HOGAN SEEKS WAY TO PAY WRONGLY CONVICTED: Gov. Larry Hogan has launched a process to pay what could be millions of dollars to five wrongly convicted men who collectively spent 120 years in prison for crimes they didn’t commit, Ovetta Wiggins of the Post is reporting. The men have sought compensation over the past 19 months from the state Board of Public Works, which is authorized to issue such payments but has not done so since 2004.
- Hogan made the announcement two weeks after nearly four dozen lawmakers sent a letter to the governor and the Board of Public Works asking the panel to resolve the petitions. Hogan provided few details of what the proposed memorandum of understanding with the Office of Administrative Hearings would entail but said he hoped it would set an objective standard for compensation in similar cases, Bryan Sears of the Daily Record reports.
- Ovetta Wiggins offers short profiles of each of the five men who were wrongly convicted and spent 120 year total behind bars.
TOUTING COMPETITION, HOGAN PUSHES NO-BID CONTRACT: Efforts to generate more competitiveness in state contracting are paying off, yielding better deals for state agencies and saving taxpayer dollars in the process, Gov. Larry Hogan said on Wednesday. But within minutes of making his proclamation, at the monthly meeting of the contract-approving Board of Public Works, Hogan found himself defending a staff request to extend a state employee health plan with the current vendor, industry giant KaiserPermanente, Bruce DePuyt of Maryland Matters reports.
OPINION: MILLIONS POORLY SPENT: The editorial board for the Sun questions the wisdom of the state spending millions of dollars for temporary air conditioning for Baltimore County schools when Baltimore City schools are affected more harshly by a lack of proper heating systems. It asks: “why is Annapolis so happily throwing money at temporary air conditioners? … It’s been a top priority for Comptroller Peter Franchot in response to strong lobbying by certain county parents, chiefly from Dulaney (High School). Gov. Larry Hogan has backed him up, anxious as he is to have the comptroller’s support on the Board of Public Works.”
STATE TO HELP FARMERS SEE LONG VIEW ON CLIMATE CHANGE: John Lee of WYPR-FM reports that two years ago, the legislature passed the Maryland Healthy Soils Program to teach farmers how to sequester carbon, but without approving additional money for that effort. The state agriculture department this fall is preparing a strategic plan that Hans Schmidt of the Ag Department said will include climate change. Many farmers say they are busy dealing with climate change on a day-to-day basis.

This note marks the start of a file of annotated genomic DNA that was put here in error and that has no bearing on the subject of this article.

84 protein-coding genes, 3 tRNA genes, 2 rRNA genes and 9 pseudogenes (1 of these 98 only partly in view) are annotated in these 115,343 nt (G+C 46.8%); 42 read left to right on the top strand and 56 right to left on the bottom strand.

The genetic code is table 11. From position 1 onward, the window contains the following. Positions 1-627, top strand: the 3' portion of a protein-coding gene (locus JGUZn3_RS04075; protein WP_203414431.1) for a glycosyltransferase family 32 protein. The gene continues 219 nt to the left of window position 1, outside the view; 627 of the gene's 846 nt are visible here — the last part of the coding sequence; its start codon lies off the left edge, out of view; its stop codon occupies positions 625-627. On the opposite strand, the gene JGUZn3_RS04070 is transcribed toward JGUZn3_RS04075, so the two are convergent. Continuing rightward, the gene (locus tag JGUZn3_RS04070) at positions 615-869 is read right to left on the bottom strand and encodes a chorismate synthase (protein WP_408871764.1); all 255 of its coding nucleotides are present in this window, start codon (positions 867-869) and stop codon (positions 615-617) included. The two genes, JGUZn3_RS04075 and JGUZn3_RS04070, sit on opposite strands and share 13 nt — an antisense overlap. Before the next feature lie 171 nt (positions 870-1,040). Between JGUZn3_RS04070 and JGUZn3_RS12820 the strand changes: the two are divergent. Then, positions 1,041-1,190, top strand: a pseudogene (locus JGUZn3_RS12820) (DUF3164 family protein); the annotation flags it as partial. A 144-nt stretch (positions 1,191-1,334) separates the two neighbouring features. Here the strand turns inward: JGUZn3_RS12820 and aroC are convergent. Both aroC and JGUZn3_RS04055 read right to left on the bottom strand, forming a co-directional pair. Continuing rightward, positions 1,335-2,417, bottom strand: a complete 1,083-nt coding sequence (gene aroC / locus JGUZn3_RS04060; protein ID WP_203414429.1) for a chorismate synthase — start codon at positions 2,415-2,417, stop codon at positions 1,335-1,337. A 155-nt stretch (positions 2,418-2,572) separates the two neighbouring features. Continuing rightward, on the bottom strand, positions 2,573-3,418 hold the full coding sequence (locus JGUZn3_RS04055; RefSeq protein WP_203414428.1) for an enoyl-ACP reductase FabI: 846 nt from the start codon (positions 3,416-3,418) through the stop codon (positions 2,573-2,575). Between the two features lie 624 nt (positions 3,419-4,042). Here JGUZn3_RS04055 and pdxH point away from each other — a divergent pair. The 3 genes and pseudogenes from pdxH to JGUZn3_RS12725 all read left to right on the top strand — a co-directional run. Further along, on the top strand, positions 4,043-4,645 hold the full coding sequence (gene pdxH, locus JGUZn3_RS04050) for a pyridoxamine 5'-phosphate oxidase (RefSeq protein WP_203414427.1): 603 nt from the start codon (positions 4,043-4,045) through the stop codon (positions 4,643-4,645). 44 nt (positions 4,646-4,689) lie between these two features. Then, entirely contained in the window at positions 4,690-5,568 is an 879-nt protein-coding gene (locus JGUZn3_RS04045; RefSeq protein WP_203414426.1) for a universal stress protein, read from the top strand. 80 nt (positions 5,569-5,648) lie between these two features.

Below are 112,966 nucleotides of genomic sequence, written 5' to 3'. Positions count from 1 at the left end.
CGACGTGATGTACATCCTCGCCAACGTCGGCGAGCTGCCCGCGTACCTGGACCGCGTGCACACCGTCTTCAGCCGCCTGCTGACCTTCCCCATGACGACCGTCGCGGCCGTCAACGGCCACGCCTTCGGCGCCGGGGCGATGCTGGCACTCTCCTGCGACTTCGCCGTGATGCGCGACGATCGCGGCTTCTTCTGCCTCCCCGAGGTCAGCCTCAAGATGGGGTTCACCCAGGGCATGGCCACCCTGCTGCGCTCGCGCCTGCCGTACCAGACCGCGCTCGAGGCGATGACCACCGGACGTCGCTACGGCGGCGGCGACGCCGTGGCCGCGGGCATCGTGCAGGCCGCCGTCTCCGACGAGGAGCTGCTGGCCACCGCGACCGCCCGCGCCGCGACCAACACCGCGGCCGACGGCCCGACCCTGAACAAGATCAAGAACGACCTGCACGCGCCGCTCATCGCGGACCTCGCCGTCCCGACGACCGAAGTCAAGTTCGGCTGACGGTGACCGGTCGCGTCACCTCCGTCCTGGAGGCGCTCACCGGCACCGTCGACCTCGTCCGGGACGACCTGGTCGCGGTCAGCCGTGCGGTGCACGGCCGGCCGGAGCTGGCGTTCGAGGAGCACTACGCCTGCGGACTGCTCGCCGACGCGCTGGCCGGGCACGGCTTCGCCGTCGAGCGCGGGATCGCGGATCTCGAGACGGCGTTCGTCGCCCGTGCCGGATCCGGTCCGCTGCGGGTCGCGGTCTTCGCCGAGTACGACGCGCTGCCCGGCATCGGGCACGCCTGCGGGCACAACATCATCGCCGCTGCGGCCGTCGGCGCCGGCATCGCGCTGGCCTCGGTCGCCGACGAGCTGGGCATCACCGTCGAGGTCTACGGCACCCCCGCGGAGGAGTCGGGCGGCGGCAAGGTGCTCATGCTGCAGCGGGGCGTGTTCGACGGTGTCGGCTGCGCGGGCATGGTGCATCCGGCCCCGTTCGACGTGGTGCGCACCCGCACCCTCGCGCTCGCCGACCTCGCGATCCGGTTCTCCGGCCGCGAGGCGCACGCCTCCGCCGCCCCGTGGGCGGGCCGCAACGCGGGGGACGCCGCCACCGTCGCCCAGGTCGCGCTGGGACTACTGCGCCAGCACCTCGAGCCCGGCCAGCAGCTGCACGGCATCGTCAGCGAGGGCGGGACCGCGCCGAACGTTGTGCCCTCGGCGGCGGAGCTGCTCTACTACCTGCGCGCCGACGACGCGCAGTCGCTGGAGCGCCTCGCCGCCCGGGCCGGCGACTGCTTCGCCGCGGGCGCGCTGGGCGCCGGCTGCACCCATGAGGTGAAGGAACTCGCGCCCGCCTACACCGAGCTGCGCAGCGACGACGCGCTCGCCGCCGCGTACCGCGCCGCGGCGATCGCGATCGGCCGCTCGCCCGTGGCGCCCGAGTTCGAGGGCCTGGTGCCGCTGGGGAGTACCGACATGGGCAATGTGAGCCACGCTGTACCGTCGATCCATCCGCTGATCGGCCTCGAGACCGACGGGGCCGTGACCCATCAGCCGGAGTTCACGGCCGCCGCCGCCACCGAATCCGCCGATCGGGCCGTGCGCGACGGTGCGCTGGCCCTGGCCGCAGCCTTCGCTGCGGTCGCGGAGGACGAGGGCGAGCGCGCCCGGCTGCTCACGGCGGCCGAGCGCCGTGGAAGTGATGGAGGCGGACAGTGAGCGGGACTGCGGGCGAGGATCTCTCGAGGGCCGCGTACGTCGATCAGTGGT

STATE VOWS TO FIGHT TRUMP CALIF. ORDER: The Sun’s Scott Dance reports that Maryland’s top elected officials are pledging to fight Trump administration moves to weaken vehicle emissions standards. President Donald Trump said Wednesday his administration was revoking California’s right to set emissions rules more strict than the federal government’s. California’s rules are also the law in 13 other states, including Maryland.
- Robin Bravender of Maryland Matters reports that Trump’s order could impact Maryland’s ability to fashion stronger clean air regulations than the federal government.
FEWER COMMUTERS DRIVE SOLO: It may be hard to notice, given how clogged the Washington, D.C., region’s roads are, but fewer commuters are driving to work by themselves, reports Bruce DePuyt in Maryland Matters. While it remains the leading mode of choice for area workers, the region has seen a 12% decline since 2007, according to an analysis conducted for the National Capital Region’s Transportation Planning Board.